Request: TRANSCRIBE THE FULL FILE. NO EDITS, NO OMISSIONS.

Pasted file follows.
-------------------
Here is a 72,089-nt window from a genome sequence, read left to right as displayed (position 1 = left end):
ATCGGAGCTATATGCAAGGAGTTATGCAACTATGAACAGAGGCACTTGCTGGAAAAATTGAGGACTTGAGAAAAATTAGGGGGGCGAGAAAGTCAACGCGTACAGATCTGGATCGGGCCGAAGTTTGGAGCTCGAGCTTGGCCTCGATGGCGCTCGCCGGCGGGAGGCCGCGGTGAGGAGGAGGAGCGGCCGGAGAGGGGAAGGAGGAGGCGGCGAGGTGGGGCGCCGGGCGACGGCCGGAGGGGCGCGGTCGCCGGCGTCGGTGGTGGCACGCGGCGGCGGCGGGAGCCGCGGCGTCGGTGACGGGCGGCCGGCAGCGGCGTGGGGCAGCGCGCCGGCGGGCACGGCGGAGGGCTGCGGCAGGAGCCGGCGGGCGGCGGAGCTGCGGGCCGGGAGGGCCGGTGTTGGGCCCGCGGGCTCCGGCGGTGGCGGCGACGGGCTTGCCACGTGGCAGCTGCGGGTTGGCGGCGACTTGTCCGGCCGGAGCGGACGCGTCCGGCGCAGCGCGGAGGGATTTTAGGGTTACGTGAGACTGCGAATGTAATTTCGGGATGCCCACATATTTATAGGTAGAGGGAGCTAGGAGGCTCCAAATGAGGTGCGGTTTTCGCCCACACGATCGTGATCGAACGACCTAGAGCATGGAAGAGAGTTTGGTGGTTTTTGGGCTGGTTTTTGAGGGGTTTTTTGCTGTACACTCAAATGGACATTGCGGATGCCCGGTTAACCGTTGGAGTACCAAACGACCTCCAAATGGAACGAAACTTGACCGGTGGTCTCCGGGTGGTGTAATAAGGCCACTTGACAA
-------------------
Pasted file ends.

Here is a 72,089-nt window from a genome sequence, read left to right as displayed (position 1 = left end):
ATCGGAGCTATATGCAAGGAGTTATGCAACTATGAACAGAGGCACTTGCTGGAAAAATTGAGGACTTGAGAAAAATTAGGGGGGCGAGAAAGTCAACGCGTACAGATCTGGATCGGGCCGAAGTTTGGAGCTCGAGCTTGGCCTCGATGGCGCTCGCCGGCGGGAGGCCGCGGTGAGGAGGAGGAGCGGCCGGAGAGGGGAAGGAGGAGGCGGCGAGGTGGGGCGCCGGGCGACGGCCGGAGGGGCGCGGTCGCCGGCGTCGGTGGTGGCACGCGGCGGCGGCGGGAGCCGCGGCGTCGGTGACGGGCGGCCGGCAGCGGCGTGGGGCAGCGCGCCGGCGGGCACGGCGGAGGGCTGCGGCAGGAGCCGGCGGGCGGCGGAGCTGCGGGCCGGGAGGGCCGGTGTTGGGCCCGCGGGCTCCGGCGGTGGCGGCGACGGGCTTGCCACGTGGCAGCTGCGGGTTGGCGGCGACTTGTCCGGCCGGAGCGGACGCGTCCGGCGCAGCGCGGAGGGATTTTAGGGTTACGTGAGACTGCGAATGTAATTTCGGGATGCCCACATATTTATAGGTAGAGGGAGCTAGGAGGCTCCAAATGAGGTGCGGTTTTCGCCCACACGATCGTGATCGAACGACCTAGAGCATGGAAGAGAGTTTGGTGGTTTTTGGGCTGGTTTTTGAGGGGTTTTTTGCTGTACACTCAAATGGACATTGCGGATGCCCGGTTAACCGTTGGAGTACCAAACGACCTCCAAATGGAACGAAACTTGACCGGTGGTCTCCGGGTGGTGTAATAAGGCCACTTGACAA